End of the High Speed Train (HST) Class 43 Intercity 125

The use of the British Rail Class 43’s better known to most as Intercity 125’s is coming to an end.

https://en.wikipedia.org/wiki/British_Rail_Class_43_(HST)

St Philip's Marsh - GWR 43002 Sir Kenneth Grange.JPG

By far the best trains I have ever used as a passenger. I remember moving from Essex to the East Midlands in the 2000’s – still commuting to London and dreading the longer journey times. But the first morning was a revelation – a proper train, big windows, comfortable seats, air conditioning, a buffet car etc. In my head the journey time halved!

The trains on my previous commuter line seemed like cattle trucks in comparison. The HST’s ran on diesel as the line was not fully electrified. In those days that was a bonus as electrified lines were constantly having problems with overhead wires coming down. Of course, their carbon footprint is appalling. together with all the accessibility problems of a train designed in the 1970’s. There had to come a time when they needed to be replaced.

Unfortunately, the replacements have been terrible. Uncomfortable, formulaic, plastic monstrosities although I have not yet tried the new Hitachi Class 810 Aurora trainsets on my line (more on that in future perhaps – if I ever travel on trains regularly again after Covid!). But things do not look good. The life of the HST’s has been extended time and time again because they are so well designed. It looks like their life may be extended for a little bit longer as the replacement Hitachi Class 800 trains have been found to have cracks causing huge disruption on the lines using them: https://www.bbc.co.uk/news/uk-57042384

It has been rumoured that some of the last HST’s available have been pulled out of storage and are being used on the Great Western Line to alleviate the problems:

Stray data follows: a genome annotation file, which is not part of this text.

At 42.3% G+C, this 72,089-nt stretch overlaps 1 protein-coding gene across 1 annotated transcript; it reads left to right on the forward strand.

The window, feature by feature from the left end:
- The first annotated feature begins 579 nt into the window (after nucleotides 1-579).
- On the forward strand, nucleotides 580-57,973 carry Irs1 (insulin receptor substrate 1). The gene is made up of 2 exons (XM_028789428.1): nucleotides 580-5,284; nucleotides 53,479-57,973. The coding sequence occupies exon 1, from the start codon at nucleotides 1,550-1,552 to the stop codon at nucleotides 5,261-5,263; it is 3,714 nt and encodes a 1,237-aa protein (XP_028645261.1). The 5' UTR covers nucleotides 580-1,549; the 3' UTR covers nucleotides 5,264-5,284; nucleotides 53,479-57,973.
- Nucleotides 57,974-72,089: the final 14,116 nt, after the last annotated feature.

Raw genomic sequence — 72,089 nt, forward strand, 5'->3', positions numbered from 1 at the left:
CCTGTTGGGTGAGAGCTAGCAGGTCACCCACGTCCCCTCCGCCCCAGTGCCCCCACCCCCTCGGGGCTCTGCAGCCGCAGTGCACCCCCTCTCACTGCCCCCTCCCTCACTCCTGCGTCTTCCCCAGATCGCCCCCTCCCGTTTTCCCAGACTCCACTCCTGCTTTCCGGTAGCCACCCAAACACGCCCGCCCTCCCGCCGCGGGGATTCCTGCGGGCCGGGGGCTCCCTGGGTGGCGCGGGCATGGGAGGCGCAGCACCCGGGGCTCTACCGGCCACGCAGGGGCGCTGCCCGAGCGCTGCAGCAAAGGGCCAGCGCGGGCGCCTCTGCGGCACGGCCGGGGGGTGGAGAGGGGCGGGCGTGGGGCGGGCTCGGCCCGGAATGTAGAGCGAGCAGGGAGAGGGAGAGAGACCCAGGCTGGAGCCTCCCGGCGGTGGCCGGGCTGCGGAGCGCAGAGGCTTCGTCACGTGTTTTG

Two trains next to each other at a mainline station:
HST: You know what Cracks Me Up?
Class 800: Just Don't.

Some would say the last ‘hurrah’ of British engineering at it’s best is being lost. There’s no denying they were well engineered to have lasted this long. Now it seems we have engineering that only last 10 years before something breaks.

This reminded me of a recent conversation with my water company who wanted to replace my water meter. When I enquired as to why they needed to replace it they quoted that the life expectancy of a water meter is 10 years and mine was 22 years’ old. Why on earth are we building things that only last 10 years that have to be replaced by digging up peoples drive-ways!

At best this is just bad engineering at worst it’s built in obsolescence that makes lots of money for a few people.

So it looks like the HSTs may be around for a little bit longer but many have now been mothballed, cut up for scrap or have made their way to a museum or heritage line. The future of rail travel will never be the same and certainly not as good.

EMR tribute to the HST: https://www.youtube.com/watch?v=rRWtvMFSYX4

Author: James

IT Manager - Network, Web coding, MS SQL and Online Mapping expert

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